There are two important strategies to follow when marketing your healthcare practice — inside-out and outside-in. While there are constant debates about which approach is better, truth is that you need a blend of both to make your practice stand out.
But where should you begin?
Start from the inside-out
Inside-out marketing is about playing to your organization’s strengths. It leverages your internal resources such as staff, processes, environment, and infrastructure in order to deliver your organization’s unique purpose.
For the inside-out approach to work, your organization’s purpose or mission should be clearly defined, easily understood, and realistically achievable.
Here’s a useful tool developed by the renowned author Simon Sinek to help organizations define their mission. He explains how organizations like Apple communicate their mission. They start by talking about the purpose of their existence — their why, and then talk about how they’re working toward that purpose and what products or services are a result of that purpose.
Everyone who is a part of your organization needs to embody your mission, so that every interaction, every decision, every solution is aligned with it.
Why inside-out matters in healthcare
Playing to your strengths puts your practice in a position of authority and authenticity. It makes your “why” more compelling.
Having a team that believes in your organization’s purpose creates a sense of motivation and zeal among your staff.
When your staff feel deeply connected with what they do, they go the extra mile to be better at it. They’re more likely to bring their ideas to the table, experiment with new ways of working, and collaborate on finding solutions.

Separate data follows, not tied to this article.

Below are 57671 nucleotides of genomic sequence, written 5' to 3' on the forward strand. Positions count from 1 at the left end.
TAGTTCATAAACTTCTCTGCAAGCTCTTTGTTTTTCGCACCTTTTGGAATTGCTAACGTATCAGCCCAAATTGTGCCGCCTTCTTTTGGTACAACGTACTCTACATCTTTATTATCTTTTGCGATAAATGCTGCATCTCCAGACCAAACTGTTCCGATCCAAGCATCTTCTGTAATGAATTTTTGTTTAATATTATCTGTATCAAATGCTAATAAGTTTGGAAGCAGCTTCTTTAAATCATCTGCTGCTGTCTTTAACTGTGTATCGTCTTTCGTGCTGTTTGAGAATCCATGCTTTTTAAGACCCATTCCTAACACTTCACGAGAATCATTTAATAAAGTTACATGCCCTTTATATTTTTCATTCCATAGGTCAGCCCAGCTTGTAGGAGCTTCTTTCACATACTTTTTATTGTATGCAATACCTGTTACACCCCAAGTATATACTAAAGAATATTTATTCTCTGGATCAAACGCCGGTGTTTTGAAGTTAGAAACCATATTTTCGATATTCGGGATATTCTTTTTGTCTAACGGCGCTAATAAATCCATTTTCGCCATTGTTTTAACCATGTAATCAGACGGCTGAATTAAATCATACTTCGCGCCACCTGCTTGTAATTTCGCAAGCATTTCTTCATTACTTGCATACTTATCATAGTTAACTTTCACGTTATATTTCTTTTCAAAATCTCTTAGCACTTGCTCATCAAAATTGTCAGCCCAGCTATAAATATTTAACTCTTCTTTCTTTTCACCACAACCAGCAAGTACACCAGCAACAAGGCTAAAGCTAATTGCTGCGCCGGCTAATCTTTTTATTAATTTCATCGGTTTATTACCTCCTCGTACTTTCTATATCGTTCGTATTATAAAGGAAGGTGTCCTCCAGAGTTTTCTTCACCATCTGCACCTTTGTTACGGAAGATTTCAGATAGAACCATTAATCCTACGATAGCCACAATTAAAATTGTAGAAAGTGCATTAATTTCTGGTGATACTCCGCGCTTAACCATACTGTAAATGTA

While the obvious outcome is greater work efficiency, the key outcome is improved patient care. This translates into better satisfaction scores and positive reviews for your practice which ultimately results in increased revenue.
Applying the inside-out strategy
1) Know your “why”: As Simon Sinek explains in his concept of the Golden Circle, 100% of organizations know their “what”, some know their “how”, but only very few know their “why”. An easy way to find out whether you know your why is articulating it.
2) Review your strengths and weaknesses: To deliver a unique care experience for your patients, you need to lead with your strengths. To do that, you need to be honest about what you’re great at, what you can improve, and what’s best to steer clear of.
3) Communicate your mission: If your staff isn’t clear about your mission yet, chances are that it hasn’t been communicated to them well. A few touchpoints for your mission are the “About us” page on your website, staff onboarding presentation, staff ID badge, a poster in your hallway, etc.
4) Hire the right talent: Attitude matters more than skills. Be mindful of the qualities you’re looking for in a new hire because they’re going to be the torchbearers for your mission.
5) Create an empowering work culture: When your staff is respected, listened to, and cared for, they feel motivated to give their best at all times. An empowering work culture fosters productivity, creative solution seeking, and brand advocacy.
Blending with outside-in marketing
The outside-in strategy is driven by factors external to your organization like changing customer needs, customer buying behavior, emerging market trends, and new regulations.
An example of outside-in marketing that we’ve seen at several healthcare practices since the pandemic is remote check-in options for patients. By recognizing and resolving the patient’s safety concerns early on, these practices were seen favorably among care seekers.
Today, as most patient journeys start digitally, some of the basic outside-in elements to consider are:
- Register your practice on Google
- Have a mobile-friendly website
- Ensure quick load web pages
- Provide clear and up-to-date information on your website
There are several elements to outside-in marketing and there’s merit in all of them. We’ll dive deeper into the top outside-in strategies in our upcoming blog.